Three York University film professors are having a "festive" February, with two world premieres at the 59th annual Berlin International Film Festival in Germany and a six-title retrospective in India.
The Berlin International Film Festival, or Berlinale as it is commonly called, is one of the world’s leading film festivals, with more public patrons than Cannes or Toronto. This year, the festival runs from Feb. 5 to 15 and packs more than 400 films into 10 days.
York film Professor Philip Hoffman’s latest production, All Fall Down (2009, HDV) screens as part of the Berlinale’s Forum expanded program, a series exploring traditional image formats in the digital age.
Right: A scene from Phillip Hoffman’s All Fall Down
The feature-length film is an experimental documentary that juxtaposes the lives of two people separated by 200 years but linked by a 19th-century farmhouse in southern Ontario. It explores the characters through a variety of archival materials: diaries, landscape paintings, photographs, heritage films, poems, phone messages, maps, historical re-enactments and songs that express the complexity of time and the politics of land.
Last year, Hoffman was in Berlin for the screening of his 16-mm film Kitchener-Berlin (1990) in the Berlin Arsenal festival, but All Fall Down marks his Berlinale debut.
Film professor John Greyson’s Fig Trees (2008, HDV) is showing in the festival’s art house Panorama Special program. It marks Greyson’s fifth visit to the festival. He previously presented Urinal in 1988, The Making of Monsters in 1992, The Law of Enclosures in 2001 and Proteus in 2004.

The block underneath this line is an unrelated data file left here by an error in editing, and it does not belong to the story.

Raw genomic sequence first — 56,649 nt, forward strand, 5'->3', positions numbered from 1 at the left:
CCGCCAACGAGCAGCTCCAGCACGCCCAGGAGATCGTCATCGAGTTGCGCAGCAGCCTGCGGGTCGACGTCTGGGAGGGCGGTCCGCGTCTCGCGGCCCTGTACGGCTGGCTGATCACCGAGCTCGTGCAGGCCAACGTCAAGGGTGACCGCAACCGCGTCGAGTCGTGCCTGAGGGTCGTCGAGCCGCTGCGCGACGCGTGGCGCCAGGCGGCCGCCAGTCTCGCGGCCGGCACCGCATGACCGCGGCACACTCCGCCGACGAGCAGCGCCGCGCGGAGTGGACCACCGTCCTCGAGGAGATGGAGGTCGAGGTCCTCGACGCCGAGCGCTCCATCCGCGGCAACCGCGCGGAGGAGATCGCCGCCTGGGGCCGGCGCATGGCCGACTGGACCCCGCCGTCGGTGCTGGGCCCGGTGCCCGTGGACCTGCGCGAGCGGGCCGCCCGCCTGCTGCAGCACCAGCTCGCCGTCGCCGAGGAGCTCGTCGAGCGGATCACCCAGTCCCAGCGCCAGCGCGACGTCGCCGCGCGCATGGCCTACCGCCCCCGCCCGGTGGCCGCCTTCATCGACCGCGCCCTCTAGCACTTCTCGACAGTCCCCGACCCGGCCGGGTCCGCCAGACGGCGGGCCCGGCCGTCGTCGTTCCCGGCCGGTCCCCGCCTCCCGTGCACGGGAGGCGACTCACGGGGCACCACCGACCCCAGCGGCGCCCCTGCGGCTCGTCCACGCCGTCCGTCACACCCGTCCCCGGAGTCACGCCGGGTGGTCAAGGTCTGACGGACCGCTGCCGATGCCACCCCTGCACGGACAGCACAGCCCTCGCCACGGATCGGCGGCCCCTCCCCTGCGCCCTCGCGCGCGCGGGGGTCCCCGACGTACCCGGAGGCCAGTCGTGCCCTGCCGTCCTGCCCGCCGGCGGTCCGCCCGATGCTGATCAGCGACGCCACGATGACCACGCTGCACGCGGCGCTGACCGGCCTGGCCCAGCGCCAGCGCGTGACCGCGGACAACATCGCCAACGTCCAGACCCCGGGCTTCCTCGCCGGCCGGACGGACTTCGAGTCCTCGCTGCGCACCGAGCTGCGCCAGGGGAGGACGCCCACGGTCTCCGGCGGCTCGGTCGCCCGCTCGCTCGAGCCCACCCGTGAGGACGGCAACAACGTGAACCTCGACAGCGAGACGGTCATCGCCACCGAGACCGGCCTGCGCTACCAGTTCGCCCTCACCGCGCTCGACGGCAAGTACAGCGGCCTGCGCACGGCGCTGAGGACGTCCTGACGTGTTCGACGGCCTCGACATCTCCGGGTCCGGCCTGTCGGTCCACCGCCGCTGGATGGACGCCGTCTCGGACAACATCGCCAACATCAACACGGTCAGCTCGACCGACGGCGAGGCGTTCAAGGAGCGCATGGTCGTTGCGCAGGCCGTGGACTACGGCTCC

Left: John Greyson’s Fig Trees is a "doc-op" about AIDS, pills and Gertrude Stein
Cheekily tagged a doc-op (short for opera) about AIDS, pills and Gertrude Stein, Fig Trees explores the work of AIDS activists Tim McCaskell in Toronto and Zackie Achmat in Cape Town, South Africa – and is narrated by an albino squirrel, an amputee busker and St. Teresa of Avila.
In 1999, Achmat went on a treatment strike, refusing to take his pills until they were widely available to all South Africans. This symbolic act became a cause célèbre, helping build his group Treatment Action Campaign into a national movement.
Telling the story of Achmat’s strike in song, and the larger story of the fight for pills on two continents and across two decades, Fig Trees performs musical and political inversion on the music and words of Gertrude Stein’s 1934 avant-garde classic Four Saints in Three Acts.
Greyson and Hoffman will travel to Berlin to attend the premieres of their films and participate in artist talks and Q & As.
Their colleague, film Professor Ali Kazimi, who served as a director of photography on Greyson’s Fig Trees, is being honoured with his fourth retrospective showcasing his work as a director. Kazimi is a guest of the ViBGYOR International Film Festival, running Feb. 4 to 8 in Thrissur, India, which is screening six of his productions: Narmada: A Valley Rises (1994), Shooting Indians: A Journey with Jeffrey Thomas (1997), Documenting Dissent (2001) Continuous Journey (2004), Runaway Grooms (2005) and Rex vs. Singh (2008). Greyson and Kazimi co-directed Rex vs. Singh. The 30-minute video examines a 1915 trial where two Sikh mill-workers, Dalip Singh and Naina Singh, were entrapped by undercover police, accused of sodomy and sent to trial (see YFile, Aug. 20, 2008).
Right: Rex vs. Singh examines the 1915 trial of two Sikh mill-workers
Continuous Journey and Rex vs. Singh were also shown at the Making Migrant: Dialogs Through Film festival in late January, organized by the Public Service Broadcasting Trust in New Delhi, India.